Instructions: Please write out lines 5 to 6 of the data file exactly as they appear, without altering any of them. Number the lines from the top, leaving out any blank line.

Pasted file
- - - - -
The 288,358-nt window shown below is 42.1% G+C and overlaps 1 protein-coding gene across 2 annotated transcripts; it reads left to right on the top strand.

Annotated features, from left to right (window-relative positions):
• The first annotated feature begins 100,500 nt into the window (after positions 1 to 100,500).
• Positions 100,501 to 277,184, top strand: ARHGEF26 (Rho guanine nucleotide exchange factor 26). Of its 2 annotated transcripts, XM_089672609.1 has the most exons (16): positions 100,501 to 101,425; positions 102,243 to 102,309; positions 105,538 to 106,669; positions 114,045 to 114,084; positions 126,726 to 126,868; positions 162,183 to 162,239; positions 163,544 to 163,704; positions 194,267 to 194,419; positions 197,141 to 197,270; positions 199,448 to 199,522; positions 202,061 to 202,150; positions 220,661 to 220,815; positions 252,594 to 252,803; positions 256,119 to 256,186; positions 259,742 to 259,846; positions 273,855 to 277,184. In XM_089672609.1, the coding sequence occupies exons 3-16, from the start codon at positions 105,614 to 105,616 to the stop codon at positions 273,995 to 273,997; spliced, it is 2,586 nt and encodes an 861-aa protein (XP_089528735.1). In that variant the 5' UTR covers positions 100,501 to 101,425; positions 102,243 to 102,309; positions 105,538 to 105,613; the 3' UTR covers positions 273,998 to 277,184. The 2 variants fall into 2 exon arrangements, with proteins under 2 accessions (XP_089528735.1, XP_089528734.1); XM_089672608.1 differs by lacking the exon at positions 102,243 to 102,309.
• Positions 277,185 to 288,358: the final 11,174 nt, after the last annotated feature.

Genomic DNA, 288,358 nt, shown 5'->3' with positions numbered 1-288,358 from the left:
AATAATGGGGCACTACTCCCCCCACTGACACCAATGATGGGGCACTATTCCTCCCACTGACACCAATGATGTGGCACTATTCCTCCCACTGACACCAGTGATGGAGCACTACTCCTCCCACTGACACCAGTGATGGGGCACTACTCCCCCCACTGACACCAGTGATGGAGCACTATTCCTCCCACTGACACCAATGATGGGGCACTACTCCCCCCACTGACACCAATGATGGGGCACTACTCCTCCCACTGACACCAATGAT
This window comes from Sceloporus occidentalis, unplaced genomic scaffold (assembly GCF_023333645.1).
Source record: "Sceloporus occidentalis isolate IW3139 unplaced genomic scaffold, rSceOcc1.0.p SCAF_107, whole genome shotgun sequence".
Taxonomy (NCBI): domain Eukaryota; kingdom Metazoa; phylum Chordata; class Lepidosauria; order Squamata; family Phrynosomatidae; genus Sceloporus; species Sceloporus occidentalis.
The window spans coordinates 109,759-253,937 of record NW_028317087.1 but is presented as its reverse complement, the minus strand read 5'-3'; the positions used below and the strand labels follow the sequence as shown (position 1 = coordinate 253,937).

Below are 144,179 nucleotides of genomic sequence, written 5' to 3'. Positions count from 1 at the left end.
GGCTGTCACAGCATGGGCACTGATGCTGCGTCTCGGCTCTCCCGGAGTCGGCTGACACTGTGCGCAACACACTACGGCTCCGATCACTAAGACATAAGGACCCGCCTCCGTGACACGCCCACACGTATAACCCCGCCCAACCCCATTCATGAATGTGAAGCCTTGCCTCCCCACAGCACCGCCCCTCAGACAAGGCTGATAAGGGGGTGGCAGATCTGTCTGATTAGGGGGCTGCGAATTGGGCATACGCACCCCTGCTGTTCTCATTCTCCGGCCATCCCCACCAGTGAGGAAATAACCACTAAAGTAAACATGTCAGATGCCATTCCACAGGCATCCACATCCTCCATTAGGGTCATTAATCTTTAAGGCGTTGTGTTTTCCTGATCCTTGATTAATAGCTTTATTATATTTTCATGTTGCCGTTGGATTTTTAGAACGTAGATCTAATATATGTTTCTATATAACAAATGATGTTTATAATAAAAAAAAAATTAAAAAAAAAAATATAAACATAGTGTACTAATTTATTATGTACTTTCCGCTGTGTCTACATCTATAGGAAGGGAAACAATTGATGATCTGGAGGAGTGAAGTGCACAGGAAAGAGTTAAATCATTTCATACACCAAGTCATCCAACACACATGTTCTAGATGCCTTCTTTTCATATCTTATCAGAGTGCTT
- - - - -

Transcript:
• Positions 277,185 to 288,358: the final 11,174 nt, after the last annotated feature.

Genomic DNA, 288,358 nt, shown 5'->3' with positions numbered 1-288,358 from the left: